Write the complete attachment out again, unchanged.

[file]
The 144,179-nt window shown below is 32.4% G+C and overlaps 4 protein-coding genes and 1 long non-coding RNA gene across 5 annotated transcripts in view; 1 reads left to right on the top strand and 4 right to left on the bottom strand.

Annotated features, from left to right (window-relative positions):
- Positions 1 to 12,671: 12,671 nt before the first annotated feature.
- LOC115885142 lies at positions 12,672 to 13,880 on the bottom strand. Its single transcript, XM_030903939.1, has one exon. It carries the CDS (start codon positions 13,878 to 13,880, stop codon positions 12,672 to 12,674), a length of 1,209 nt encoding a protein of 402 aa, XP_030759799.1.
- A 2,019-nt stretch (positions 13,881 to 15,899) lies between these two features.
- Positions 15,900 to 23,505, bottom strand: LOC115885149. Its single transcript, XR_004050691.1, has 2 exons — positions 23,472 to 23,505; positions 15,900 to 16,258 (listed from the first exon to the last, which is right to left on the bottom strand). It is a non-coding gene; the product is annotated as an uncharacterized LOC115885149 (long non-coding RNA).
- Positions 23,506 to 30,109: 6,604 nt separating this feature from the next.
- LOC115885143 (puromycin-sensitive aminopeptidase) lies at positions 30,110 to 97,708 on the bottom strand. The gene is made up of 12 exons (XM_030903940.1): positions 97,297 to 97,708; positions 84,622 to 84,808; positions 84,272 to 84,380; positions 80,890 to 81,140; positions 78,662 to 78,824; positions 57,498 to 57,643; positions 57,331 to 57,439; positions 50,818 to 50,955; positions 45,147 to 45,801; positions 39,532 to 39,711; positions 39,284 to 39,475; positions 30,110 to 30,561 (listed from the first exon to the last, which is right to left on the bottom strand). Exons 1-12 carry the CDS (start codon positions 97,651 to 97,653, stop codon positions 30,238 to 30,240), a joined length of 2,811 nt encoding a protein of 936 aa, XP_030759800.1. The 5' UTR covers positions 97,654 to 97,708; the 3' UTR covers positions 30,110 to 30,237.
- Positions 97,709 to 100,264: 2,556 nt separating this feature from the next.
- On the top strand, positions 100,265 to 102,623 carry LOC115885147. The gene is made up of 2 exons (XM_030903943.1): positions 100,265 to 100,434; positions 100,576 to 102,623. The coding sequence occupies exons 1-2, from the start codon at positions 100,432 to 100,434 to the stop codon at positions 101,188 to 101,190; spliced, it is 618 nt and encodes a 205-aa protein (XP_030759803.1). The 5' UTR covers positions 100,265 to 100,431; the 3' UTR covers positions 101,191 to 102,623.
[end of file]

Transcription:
The 144,179-nt window shown below is 32.4% G+C and overlaps 4 protein-coding genes and 1 long non-coding RNA gene across 5 annotated transcripts in view; 1 reads left to right on the top strand and 4 right to left on the bottom strand.

Annotated features, from left to right (window-relative positions):
- Positions 1 to 12,671: 12,671 nt before the first annotated feature.
- LOC115885142 lies at positions 12,672 to 13,880 on the bottom strand. Its single transcript, XM_030903939.1, has one exon. It carries the CDS (start codon positions 13,878 to 13,880, stop codon positions 12,672 to 12,674), a length of 1,209 nt encoding a protein of 402 aa, XP_030759799.1.
- A 2,019-nt stretch (positions 13,881 to 15,899) lies between these two features.
- Positions 15,900 to 23,505, bottom strand: LOC115885149. Its single transcript, XR_004050691.1, has 2 exons — positions 23,472 to 23,505; positions 15,900 to 16,258 (listed from the first exon to the last, which is right to left on the bottom strand). It is a non-coding gene; the product is annotated as an uncharacterized LOC115885149 (long non-coding RNA).
- Positions 23,506 to 30,109: 6,604 nt separating this feature from the next.
- LOC115885143 (puromycin-sensitive aminopeptidase) lies at positions 30,110 to 97,708 on the bottom strand. The gene is made up of 12 exons (XM_030903940.1): positions 97,297 to 97,708; positions 84,622 to 84,808; positions 84,272 to 84,380; positions 80,890 to 81,140; positions 78,662 to 78,824; positions 57,498 to 57,643; positions 57,331 to 57,439; positions 50,818 to 50,955; positions 45,147 to 45,801; positions 39,532 to 39,711; positions 39,284 to 39,475; positions 30,110 to 30,561 (listed from the first exon to the last, which is right to left on the bottom strand). Exons 1-12 carry the CDS (start codon positions 97,651 to 97,653, stop codon positions 30,238 to 30,240), a joined length of 2,811 nt encoding a protein of 936 aa, XP_030759800.1. The 5' UTR covers positions 97,654 to 97,708; the 3' UTR covers positions 30,110 to 30,237.
- Positions 97,709 to 100,264: 2,556 nt separating this feature from the next.
- On the top strand, positions 100,265 to 102,623 carry LOC115885147. The gene is made up of 2 exons (XM_030903943.1): positions 100,265 to 100,434; positions 100,576 to 102,623. The coding sequence occupies exons 1-2, from the start codon at positions 100,432 to 100,434 to the stop codon at positions 101,188 to 101,190; spliced, it is 618 nt and encodes a 205-aa protein (XP_030759803.1). The 5' UTR covers positions 100,265 to 100,431; the 3' UTR covers positions 101,191 to 102,623.